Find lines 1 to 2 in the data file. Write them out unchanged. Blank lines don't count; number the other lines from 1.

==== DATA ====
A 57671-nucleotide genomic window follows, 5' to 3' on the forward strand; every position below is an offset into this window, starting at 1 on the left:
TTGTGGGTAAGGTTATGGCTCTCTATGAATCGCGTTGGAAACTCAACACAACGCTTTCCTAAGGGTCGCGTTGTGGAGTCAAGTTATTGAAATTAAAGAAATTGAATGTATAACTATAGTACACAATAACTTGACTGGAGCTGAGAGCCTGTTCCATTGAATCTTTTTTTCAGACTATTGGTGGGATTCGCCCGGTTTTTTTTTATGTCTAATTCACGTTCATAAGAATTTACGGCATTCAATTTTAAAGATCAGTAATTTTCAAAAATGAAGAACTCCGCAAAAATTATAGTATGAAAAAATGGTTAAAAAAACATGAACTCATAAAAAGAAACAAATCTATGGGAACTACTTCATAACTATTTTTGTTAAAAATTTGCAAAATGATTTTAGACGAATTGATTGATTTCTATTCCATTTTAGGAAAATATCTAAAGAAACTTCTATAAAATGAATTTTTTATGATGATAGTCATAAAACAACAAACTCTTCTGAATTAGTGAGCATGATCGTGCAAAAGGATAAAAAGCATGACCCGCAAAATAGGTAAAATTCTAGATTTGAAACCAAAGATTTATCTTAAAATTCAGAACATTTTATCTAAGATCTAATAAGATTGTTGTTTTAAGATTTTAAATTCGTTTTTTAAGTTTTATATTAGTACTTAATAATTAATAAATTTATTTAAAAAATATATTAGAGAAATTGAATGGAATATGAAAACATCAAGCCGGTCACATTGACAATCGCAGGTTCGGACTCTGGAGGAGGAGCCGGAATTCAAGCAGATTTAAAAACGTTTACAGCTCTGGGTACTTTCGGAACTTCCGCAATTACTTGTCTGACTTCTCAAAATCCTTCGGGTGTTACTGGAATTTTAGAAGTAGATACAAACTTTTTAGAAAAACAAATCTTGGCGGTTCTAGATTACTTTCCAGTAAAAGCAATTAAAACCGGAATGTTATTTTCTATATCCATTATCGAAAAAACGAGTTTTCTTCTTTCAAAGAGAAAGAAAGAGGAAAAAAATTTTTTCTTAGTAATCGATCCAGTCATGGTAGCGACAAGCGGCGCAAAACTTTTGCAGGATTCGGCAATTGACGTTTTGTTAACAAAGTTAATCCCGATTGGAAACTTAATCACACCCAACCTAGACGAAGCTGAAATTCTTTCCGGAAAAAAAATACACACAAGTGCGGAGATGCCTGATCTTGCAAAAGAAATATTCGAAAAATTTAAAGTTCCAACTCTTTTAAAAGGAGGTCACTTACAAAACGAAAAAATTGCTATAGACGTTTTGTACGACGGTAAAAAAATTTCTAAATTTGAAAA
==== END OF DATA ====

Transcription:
A 57671-nucleotide genomic window follows, 5' to 3' on the forward strand; every position below is an offset into this window, starting at 1 on the left:
TTGTGGGTAAGGTTATGGCTCTCTATGAATCGCGTTGGAAACTCAACACAACGCTTTCCTAAGGGTCGCGTTGTGGAGTCAAGTTATTGAAATTAAAGAAATTGAATGTATAACTATAGTACACAATAACTTGACTGGAGCTGAGAGCCTGTTCCATTGAATCTTTTTTTCAGACTATTGGTGGGATTCGCCCGGTTTTTTTTTATGTCTAATTCACGTTCATAAGAATTTACGGCATTCAATTTTAAAGATCAGTAATTTTCAAAAATGAAGAACTCCGCAAAAATTATAGTATGAAAAAATGGTTAAAAAAACATGAACTCATAAAAAGAAACAAATCTATGGGAACTACTTCATAACTATTTTTGTTAAAAATTTGCAAAATGATTTTAGACGAATTGATTGATTTCTATTCCATTTTAGGAAAATATCTAAAGAAACTTCTATAAAATGAATTTTTTATGATGATAGTCATAAAACAACAAACTCTTCTGAATTAGTGAGCATGATCGTGCAAAAGGATAAAAAGCATGACCCGCAAAATAGGTAAAATTCTAGATTTGAAACCAAAGATTTATCTTAAAATTCAGAACATTTTATCTAAGATCTAATAAGATTGTTGTTTTAAGATTTTAAATTCGTTTTTTAAGTTTTATATTAGTACTTAATAATTAATAAATTTATTTAAAAAATATATTAGAGAAATTGAATGGAATATGAAAACATCAAGCCGGTCACATTGACAATCGCAGGTTCGGACTCTGGAGGAGGAGCCGGAATTCAAGCAGATTTAAAAACGTTTACAGCTCTGGGTACTTTCGGAACTTCCGCAATTACTTGTCTGACTTCTCAAAATCCTTCGGGTGTTACTGGAATTTTAGAAGTAGATACAAACTTTTTAGAAAAACAAATCTTGGCGGTTCTAGATTACTTTCCAGTAAAAGCAATTAAAACCGGAATGTTATTTTCTATATCCATTATCGAAAAAACGAGTTTTCTTCTTTCAAAGAGAAAGAAAGAGGAAAAAAATTTTTTCTTAGTAATCGATCCAGTCATGGTAGCGACAAGCGGCGCAAAACTTTTGCAGGATTCGGCAATTGACGTTTTGTTAACAAAGTTAATCCCGATTGGAAACTTAATCACACCCAACCTAGACGAAGCTGAAATTCTTTCCGGAAAAAAAATACACACAAGTGCGGAGATGCCTGATCTTGCAAAAGAAATATTCGAAAAATTTAAAGTTCCAACTCTTTTAAAAGGAGGTCACTTACAAAACGAAAAAATTGCTATAGACGTTTTGTACGACGGTAAAAAAATTTCTAAATTTGAAAA